Activists in Uganda, where HIV prevalence is on the rise, have warned that new legislation criminalising deliberate transmission of the virus will further undermine efforts to stem the Aids epidemic and erode the rights of those living with HIV.
As well as setting out fines and jail terms of up to 10 years for those found guilty of “willful and intentional” transmission, the HIV/AIDS Prevention and Control Bill, passed by Parliament on May 8 and now awaiting presidential assent, also obliges pregnant women and their partners to take HIV tests, and in some circumstances empowers health workers to unilaterally disclose a patient’s positive status to an at-risk partner or household member. It also obliges parents to tell their children of their status.
“Despite years of engagement and labouring to explain the dangers on an HIV-specific criminal law, Parliament has refused to be advised. When experts on HIV research and management attempted to speak, [lawmakers] still failed to heed to the key concerns,” Dorah Kinconco Musinguzi, executive director of Uganda Network on Law, Ethics and HIV/AIDS (UgaNet), told IRIN.
“If we have not managed to test 67% of Ugandans for HIV without a law that punishes transmission, will this number improve when citizens know that more legal burdens are added to testing? The answer is no. Will their behaviour improve because of this fear? No. Will we have helped the HIV situation then? No. We shall have more people transmit HIV in ignorance of their status. Laws do little to change behaviour, instead it takes behaviour underground,” she said.
Over the past five years HIV prevalence in Uganda has risen from 6.4% to 7.3%.
“The evidence from the Ugandan Ministry of Health shows clearly – criminalisation of HIV doesn’t work. It drives people away from services and fuels discrimination and fear,” Asia Russell of the HIV advocacy organisation Health GAP, told IRIN.
Alex Ario, the national co-ordinator of the ministry’s AIDS Control Programme (ACP), said “the Bill may not be that useful in my view. It does not add value to the current efforts. Actually, with dwindling support from donor communities to ACP as it is now, we would rather divert efforts to lobby government of Uganda to put more money for HIV activities rather than legislating against people with HIV.”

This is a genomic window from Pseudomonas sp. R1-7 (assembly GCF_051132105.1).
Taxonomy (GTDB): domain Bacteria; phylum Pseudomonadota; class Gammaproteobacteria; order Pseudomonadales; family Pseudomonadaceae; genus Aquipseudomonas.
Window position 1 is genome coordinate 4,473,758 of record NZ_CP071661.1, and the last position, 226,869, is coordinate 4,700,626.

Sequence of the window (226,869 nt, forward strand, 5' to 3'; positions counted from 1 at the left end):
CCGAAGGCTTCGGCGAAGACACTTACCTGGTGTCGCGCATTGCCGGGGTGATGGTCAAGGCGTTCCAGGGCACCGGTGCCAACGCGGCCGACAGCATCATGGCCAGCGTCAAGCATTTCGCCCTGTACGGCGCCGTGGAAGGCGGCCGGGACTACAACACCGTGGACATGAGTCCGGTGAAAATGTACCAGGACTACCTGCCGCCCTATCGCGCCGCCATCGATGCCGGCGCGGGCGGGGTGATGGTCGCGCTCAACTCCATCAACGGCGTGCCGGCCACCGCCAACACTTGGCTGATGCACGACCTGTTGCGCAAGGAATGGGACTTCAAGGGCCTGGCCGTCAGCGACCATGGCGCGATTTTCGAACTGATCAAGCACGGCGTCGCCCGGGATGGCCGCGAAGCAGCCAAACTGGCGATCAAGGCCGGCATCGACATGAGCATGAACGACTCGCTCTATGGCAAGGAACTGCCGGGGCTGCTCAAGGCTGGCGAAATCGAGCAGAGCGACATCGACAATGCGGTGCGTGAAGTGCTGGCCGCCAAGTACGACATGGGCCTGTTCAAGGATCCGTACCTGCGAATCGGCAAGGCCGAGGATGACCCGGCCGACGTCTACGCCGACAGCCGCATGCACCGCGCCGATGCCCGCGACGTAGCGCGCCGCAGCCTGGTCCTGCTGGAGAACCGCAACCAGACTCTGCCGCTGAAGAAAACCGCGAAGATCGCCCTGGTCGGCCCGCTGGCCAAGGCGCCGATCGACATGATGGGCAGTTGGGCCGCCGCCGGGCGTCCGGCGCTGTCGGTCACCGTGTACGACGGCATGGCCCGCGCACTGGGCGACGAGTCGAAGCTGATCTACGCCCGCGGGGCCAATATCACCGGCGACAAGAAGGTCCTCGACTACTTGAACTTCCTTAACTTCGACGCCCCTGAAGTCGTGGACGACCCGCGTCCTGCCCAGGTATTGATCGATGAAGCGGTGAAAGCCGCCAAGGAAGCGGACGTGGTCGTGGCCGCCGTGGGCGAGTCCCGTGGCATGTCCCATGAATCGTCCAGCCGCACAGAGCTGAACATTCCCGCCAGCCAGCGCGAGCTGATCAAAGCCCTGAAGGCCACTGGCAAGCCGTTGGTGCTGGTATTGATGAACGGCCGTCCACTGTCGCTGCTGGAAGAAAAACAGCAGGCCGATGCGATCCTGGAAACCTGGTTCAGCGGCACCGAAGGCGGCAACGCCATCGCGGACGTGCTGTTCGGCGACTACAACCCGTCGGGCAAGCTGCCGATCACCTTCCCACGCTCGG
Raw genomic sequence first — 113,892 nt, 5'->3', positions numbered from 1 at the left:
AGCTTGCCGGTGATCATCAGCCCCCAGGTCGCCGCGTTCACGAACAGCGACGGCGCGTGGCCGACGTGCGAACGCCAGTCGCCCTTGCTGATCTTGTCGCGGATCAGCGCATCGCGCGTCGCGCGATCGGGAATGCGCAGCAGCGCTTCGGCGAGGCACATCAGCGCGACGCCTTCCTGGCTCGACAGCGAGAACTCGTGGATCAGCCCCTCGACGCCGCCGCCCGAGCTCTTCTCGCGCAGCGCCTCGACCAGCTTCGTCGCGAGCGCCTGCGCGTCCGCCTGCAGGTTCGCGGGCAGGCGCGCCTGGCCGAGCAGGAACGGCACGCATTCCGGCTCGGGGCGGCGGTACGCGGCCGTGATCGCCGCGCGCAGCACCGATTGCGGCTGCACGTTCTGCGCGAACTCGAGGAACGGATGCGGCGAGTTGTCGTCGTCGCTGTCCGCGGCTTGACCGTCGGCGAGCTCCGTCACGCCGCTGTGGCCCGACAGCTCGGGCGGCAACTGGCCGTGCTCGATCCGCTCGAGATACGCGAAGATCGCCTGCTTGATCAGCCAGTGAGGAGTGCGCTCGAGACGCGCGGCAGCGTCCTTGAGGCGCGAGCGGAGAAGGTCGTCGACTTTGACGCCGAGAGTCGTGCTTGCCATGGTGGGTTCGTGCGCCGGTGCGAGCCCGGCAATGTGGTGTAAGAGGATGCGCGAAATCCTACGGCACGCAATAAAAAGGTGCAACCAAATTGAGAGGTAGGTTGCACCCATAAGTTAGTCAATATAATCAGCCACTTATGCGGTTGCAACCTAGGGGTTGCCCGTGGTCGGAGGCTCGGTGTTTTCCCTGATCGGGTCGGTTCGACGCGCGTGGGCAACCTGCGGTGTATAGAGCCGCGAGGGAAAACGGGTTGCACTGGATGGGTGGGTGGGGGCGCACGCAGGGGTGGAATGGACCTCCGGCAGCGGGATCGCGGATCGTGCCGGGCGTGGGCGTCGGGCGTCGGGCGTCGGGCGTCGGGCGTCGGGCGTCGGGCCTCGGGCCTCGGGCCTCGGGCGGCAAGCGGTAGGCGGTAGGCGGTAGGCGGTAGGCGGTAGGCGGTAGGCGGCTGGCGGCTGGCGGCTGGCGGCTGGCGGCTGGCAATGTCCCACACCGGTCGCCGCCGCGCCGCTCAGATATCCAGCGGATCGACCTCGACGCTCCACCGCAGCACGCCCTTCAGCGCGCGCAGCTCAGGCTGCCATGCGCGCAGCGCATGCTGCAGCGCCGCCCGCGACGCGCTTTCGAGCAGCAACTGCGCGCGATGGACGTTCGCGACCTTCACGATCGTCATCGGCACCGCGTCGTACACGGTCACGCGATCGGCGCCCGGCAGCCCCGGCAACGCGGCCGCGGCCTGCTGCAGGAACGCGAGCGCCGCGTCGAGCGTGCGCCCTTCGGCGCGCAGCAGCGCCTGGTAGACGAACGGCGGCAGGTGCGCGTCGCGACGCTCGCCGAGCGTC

“We need to redirect legislative reform, and law enforcement, towards addressing sexual and other forms of violence against women, and discrimination and other human rights violations against people living with HIV and people most at risk of exposure to HIV,” he said.
Russell added that in conjunction with the Anti-Homosexuality Act, which passed into law in February 2014, this new law could lead “a sex worker apprehended for sex work, who is transgender and HIV positive, [to] be sent to prison for life.”
UgaNet’s Musinguzi said: “This [Bill] will hurt the women we have been encouraging to come up to take an HIV test such that they can have HIV-free children. But in this case, they will be forced to disclose their results and should they fear, and not do it in time, that means that they are potential candidates for [prosecution under] the Bill…
“There is high likelihood that justice will not prevail for the HIV-positive [people] found in this situation because of the high levels of stigma and condemnation that we have seen the HIV-positive go through,” she added.
More than 150 000 people are becoming HIV-positive every year; 1.5-million Ugandans are HIV-positive, according to Uganda Aids Commission statistics.
The Bill also flies in the face of the “rights-based” approach to HIV embodied in the regional HIV/AIDS Act passed in April 2012 by the East African Legislative Assembly.
Those in favour…
Meanwhile, some MPs have been defending the Bill.
“Every piece of legislation is to prevent mischief. The Bill is both [a] legal and moral thing. We want to reduce down HIV deliberate infections,” Medard Lubega Ssegona, opposition shadow minister for justice and constitutional affairs, told IRIN.
“The Bill will encourage more people to go and test for their good. It will compel two consenting adults to test before they engage to each other because of the sanctions of false disclosure,” he said, adding: “The deliberate infections have caused a lot of burden [on] our economy. The government spends a lot of money on treating and taking care of people who have [been] deliberately infected by people with bad hearts. This is going to stop.”
Olivia Kwagala Kabaale, a legislator from the ruling National Resistance Movement party, said: “The mandatory disclosure will help to protect those who take care of the HIV sick people. Some of these people don’t want to disclosure their status yet they pose a risk of transmission of the virus to others.”
Laws in Burundi, Kenya and Tanzania also criminalise deliberate HIV transmission, leaving Rwanda the only member of the East African Community not to do so.
The new Bill also establishes the legal framework for an HIV Trust Fund to finance local-level programmes using money generated by levies on bank transactions and savings interest, air tickets, beer, soft drinks and cigarettes, as well taxes on goods and services traded within Uganda.
“The Bill is creating [an] HIV trust fund which is going to help the government raise local funds to support the HIV programme. It’s a right time for us now as a country to mobilize our own resources to fight the epidemic. We have been depending on donor support for our HIV fight,” said Kabaale.